People find it notoriously difficult to change eating habits to improve their own health, let alone the planet’s.
Now European researchers who explored factors that might motivate shifts to more sustainable diets are suggesting that social norms and self-efficacy are the most important.
The work by Sibel Eker and Michael Obersteiner, from the International Institute for Applied Systems Analysis in Austria, and Gerhard Reese, from Germany’s University of Koblenz-Landau, supports evidence that peer group values are more powerful than scientific facts in shaping people’s beliefs and actions about climate change.
Their findings are presented in a paper in the journal Nature Sustainability.
The study was motivated by increasing calls for people to adopt plant-based diets as part of radical shifts needed to address the destructive impact of current farming practices on the environment.
A key target is red meat, which vastly exceeds other food sources in terms of its land use, irrigation and greenhouse gas emissions, and is unsustainable in the face of population growth and climate change.
Red meat also has been associated with chronic health conditions, including diabetes, heart disease and some cancers.
On this front alone, calculations suggest that if, on average, the world adopted a flexitarian diet (one portion of red meat per week), it could potentially prevent more than 10 million deaths each year.
Eker wondered if such “ambitious scenarios” were attainable.
“I was observing my social network and society,” she says, “like more and more people being meat-reducers, new vegetarian restaurants in urban areas, and it made me curious about where these dynamics could lead.”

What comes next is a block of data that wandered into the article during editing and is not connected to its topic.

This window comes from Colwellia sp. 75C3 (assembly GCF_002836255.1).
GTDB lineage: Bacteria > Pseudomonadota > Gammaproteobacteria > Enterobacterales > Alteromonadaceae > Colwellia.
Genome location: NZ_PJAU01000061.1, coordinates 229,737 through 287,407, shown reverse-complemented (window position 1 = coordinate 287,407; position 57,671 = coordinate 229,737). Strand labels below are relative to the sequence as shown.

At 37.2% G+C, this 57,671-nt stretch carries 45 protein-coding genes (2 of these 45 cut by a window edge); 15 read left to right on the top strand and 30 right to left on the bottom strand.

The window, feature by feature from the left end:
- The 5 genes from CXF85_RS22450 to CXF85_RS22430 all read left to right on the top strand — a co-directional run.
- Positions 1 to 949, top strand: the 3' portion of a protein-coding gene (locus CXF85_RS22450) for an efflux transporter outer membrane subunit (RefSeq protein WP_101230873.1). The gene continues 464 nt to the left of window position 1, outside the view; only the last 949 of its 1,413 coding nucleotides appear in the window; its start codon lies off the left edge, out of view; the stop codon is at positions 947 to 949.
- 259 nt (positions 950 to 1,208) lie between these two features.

Although many people are reducing their meat intake in several countries, widespread resistance means that global levels needed to translate into environmental gains are still beyond reach.
To explore how pervasive behavioural changes in meat consumption might be achieved, Eker and colleagues used an integrated assessment model to simulate population dynamics.
Based on prominent psychological theories on environmental action, combined with models from management science, it includes income, social norms, climate risk perception, health risk perception, self-efficacy and response efficacy (belief that one’s actions can make a difference), as well as age, gender and education level.
They simulated the model 10,000 times to find the optimal outcome.
“This was an exploratory modelling study,” explains Eker, “meaning that we used the model as a platform to experiment with different scenarios to find the most important drivers of diet shifts.”
Although she expected concern about health risks to be more important, Eker was not surprised that social norms – unwritten rules of behaviour considered acceptable in a group or society – were a leading motivator of diet change, because they create a strong, positive feedback loop, she says.
Put differently, “As there are more vegetarians around, visibility of the phenomenon increases, therefore adoption increases”.
The other key driver was self-efficacy, particularly in females, referring to perceived control over one’s behaviour and ability to change.
Results showed that this model would yield the most rapid behaviour changes for people aged 15 to 44 years, even when their adoption of vegetarian diets is low.
But even if 40% of the population became vegetarian, the model predicted that the environmental benefits may not be fully realised if everyone else continues their current meat consumption, suggesting that change requires a population-wide shift in eating patterns.
The researchers conclude that their findings demonstrate the importance of factoring human behaviour into climate change mitigation efforts and suggest that future research also account for variations in cultural attitudes and world views.
“We can use models to explore the social and behavioural aspects of climate change and sustainability problems in the same way as we explore the economic and environmental dimensions of our world,” says Eker.